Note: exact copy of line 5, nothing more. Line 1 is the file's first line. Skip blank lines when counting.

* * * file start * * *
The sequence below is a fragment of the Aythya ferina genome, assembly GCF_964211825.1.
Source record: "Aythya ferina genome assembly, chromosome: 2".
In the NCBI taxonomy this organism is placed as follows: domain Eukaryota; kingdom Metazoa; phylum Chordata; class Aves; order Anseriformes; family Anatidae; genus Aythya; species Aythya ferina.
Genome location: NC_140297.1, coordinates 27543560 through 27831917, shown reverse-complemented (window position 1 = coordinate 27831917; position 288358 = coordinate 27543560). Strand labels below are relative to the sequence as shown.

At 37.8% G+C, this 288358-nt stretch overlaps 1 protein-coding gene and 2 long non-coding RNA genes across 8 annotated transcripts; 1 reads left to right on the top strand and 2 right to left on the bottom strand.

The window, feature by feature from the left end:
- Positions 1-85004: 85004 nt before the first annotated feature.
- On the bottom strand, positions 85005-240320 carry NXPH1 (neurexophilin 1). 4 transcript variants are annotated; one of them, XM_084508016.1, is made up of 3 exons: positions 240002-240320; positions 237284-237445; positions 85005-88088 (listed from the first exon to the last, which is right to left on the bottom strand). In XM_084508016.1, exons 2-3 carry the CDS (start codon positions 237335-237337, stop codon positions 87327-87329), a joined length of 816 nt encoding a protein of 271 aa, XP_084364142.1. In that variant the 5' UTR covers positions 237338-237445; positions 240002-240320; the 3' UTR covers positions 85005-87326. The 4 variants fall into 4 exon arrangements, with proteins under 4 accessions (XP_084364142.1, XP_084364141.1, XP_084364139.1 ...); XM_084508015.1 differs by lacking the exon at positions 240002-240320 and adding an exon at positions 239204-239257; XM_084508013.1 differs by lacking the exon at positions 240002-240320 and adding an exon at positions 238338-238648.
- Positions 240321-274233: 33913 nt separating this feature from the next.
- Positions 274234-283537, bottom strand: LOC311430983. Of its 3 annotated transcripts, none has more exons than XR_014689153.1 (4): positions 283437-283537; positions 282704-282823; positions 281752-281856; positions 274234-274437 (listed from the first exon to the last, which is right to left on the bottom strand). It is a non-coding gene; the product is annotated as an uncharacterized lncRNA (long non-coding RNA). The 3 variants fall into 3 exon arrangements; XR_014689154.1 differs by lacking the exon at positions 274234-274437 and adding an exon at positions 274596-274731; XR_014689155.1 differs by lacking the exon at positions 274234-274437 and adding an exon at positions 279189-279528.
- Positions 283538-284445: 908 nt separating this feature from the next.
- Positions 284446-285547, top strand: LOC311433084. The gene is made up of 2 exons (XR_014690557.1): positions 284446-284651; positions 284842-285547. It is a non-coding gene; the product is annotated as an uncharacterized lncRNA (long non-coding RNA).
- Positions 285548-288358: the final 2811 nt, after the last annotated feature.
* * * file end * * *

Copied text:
At 37.8% G+C, this 288358-nt stretch overlaps 1 protein-coding gene and 2 long non-coding RNA genes across 8 annotated transcripts; 1 reads left to right on the top strand and 2 right to left on the bottom strand.